• The practitioner does not have sufficient contact with or information from the patient to “meaningfully assess the medical necessity of the items or services ordered or prescribed.”
      • The telemedicine company pays the practitioner based on the volume of items or services ordered or prescribed but characterizes the payment as being based on the number of medical records the practitioner reviews.
      • The telemedicine company only provides items and services to federal healthcare program beneficiaries and does not accept insurance from any other payor.
      • The telemedicine company may claim to only provide items and services to individuals who are not federal healthcare program beneficiaries but actually bills federal programs.
      • The telemedicine company provides only one product or type of product such that a practitioner’s treat plans are predetermined.
      • The telemedicine company does not expect any follow-up care with the patients after the item or service is ordered.

Practitioners entering into arrangements with telemedicine companies that exhibit one or more of these suspect characteristics may face criminal, civil, or administrative liability depending on circumstances of the case.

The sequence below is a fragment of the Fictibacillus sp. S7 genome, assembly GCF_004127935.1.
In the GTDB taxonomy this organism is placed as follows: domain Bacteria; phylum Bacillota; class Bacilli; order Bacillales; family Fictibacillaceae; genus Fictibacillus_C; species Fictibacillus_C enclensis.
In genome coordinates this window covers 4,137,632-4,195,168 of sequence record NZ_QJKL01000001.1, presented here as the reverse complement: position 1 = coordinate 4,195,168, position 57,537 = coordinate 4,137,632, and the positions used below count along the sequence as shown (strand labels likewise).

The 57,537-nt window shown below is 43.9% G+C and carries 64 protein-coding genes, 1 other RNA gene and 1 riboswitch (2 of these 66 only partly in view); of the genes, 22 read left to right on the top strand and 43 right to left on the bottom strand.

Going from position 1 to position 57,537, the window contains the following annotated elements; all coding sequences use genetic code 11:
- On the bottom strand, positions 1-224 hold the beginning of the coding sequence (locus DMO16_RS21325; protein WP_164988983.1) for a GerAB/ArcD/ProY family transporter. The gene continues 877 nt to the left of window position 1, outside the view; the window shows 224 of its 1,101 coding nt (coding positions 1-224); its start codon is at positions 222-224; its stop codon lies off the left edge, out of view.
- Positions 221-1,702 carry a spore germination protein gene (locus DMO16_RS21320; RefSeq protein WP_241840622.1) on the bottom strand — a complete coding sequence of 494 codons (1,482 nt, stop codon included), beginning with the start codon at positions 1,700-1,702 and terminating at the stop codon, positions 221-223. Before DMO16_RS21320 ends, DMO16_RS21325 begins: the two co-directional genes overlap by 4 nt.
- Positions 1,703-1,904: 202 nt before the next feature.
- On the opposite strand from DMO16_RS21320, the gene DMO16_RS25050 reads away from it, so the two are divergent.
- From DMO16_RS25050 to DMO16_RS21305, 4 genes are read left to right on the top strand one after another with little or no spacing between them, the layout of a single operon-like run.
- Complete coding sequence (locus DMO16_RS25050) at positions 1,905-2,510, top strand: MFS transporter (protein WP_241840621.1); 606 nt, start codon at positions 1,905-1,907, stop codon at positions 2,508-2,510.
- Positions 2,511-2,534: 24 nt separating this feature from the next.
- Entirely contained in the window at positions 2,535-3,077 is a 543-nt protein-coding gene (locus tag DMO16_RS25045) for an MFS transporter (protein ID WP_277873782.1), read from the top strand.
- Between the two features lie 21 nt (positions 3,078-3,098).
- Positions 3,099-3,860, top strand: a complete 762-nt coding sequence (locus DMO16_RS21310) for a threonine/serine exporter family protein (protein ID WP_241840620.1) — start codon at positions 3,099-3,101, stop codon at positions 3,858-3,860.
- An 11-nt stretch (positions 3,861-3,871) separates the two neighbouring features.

Pandemic expansion of telehealth services

During the pandemic, Medicare expanded the areas where telehealth could be used and also increased the number of services available via telehealth from 118 to 264. Although necessary to ensure individuals who could not receive medical care in person due to pandemic restrictions, the increased use of telehealth also increased the risk of fraud.

In a survey of 742,000 providers who billed Medicare for telehealth services during the first year of the pandemic, the OIG “identified 1,714 providers whose billing for telehealth services during the first year of the pandemic poses a high risk to Medicare.” The providers billed for telehealth services for “about half a million beneficiaries” and received a total of $127.7 million in Medicare fee-for-service payments. Payments made by Medicare Advantage plans to providers are not reported to Medicare, so the amount lost to fraud is likely much higher.